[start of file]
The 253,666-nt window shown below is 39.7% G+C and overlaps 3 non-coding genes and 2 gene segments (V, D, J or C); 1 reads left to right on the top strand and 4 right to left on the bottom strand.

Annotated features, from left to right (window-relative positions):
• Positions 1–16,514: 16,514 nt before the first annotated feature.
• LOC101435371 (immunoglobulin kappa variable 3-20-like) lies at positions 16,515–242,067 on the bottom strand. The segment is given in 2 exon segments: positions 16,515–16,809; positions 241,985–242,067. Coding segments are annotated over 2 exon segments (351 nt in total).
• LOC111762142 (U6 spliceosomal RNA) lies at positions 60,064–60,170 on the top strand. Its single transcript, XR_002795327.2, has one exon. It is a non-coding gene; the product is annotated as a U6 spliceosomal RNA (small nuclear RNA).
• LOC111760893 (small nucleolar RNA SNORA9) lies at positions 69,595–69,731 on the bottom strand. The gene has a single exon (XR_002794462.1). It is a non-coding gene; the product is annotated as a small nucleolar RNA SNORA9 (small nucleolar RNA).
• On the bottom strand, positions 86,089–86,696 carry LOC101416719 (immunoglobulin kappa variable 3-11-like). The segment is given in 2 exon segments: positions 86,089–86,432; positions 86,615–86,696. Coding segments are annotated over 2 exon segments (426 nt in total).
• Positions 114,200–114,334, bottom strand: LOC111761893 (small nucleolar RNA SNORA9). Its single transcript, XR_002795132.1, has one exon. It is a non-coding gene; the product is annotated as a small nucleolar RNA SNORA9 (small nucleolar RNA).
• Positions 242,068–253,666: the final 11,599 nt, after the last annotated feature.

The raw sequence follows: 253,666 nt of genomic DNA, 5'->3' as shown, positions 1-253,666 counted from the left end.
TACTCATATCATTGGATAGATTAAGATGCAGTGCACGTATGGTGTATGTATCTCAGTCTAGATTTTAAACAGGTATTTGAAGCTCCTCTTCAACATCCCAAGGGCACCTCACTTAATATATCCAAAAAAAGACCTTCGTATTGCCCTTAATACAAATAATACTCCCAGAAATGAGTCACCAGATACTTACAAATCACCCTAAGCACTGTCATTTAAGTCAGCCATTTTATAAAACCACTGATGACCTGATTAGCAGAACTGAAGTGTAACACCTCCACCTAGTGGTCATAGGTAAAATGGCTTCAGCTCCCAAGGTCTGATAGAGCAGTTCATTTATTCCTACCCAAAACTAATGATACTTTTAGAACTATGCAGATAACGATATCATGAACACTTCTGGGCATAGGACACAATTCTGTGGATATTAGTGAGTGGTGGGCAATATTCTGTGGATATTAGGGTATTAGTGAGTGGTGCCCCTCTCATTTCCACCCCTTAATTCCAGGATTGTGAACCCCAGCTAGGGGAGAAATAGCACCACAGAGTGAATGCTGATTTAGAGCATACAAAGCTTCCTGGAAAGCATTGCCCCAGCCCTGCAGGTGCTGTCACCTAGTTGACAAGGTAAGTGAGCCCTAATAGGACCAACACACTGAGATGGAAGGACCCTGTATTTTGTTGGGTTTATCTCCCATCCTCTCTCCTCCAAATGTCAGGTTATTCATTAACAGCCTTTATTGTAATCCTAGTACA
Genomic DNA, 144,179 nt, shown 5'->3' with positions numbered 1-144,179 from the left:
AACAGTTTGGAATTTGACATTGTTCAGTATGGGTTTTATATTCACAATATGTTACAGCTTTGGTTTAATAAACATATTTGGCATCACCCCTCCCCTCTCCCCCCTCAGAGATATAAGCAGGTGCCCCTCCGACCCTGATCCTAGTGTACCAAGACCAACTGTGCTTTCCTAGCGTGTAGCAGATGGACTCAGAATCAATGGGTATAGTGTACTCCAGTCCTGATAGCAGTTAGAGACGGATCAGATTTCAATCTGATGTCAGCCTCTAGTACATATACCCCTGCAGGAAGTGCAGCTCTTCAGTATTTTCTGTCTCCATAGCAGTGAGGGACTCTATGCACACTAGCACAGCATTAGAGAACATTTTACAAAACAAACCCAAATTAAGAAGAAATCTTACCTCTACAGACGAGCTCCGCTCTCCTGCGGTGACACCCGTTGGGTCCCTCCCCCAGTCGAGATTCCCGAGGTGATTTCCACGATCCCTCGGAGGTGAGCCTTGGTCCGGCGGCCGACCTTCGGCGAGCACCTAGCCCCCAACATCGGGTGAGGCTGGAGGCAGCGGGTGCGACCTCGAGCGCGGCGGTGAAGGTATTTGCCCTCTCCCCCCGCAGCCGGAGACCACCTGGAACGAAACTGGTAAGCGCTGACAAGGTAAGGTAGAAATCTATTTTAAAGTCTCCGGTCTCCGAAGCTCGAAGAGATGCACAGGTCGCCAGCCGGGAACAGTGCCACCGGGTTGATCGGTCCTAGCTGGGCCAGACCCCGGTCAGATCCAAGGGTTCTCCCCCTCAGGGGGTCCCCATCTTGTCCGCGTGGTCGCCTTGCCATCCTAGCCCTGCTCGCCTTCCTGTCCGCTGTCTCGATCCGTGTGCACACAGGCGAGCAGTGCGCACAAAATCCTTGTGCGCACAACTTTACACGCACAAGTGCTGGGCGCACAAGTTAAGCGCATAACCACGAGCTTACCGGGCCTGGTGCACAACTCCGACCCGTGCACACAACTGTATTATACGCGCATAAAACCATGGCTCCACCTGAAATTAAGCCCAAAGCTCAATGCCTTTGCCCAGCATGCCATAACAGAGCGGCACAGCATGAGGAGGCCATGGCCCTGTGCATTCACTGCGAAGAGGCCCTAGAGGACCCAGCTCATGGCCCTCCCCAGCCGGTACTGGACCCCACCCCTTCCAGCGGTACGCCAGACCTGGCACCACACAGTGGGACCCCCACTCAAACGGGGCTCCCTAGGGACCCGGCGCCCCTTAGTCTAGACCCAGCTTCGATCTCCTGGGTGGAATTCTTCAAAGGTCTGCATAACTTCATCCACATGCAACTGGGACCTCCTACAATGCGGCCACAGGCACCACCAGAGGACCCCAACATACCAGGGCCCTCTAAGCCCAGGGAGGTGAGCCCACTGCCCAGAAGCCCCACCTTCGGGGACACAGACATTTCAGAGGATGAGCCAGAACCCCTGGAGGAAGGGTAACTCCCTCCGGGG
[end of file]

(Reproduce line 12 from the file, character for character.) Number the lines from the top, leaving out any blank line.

Genomic DNA, 144,179 nt, shown 5'->3' with positions numbered 1-144,179 from the left: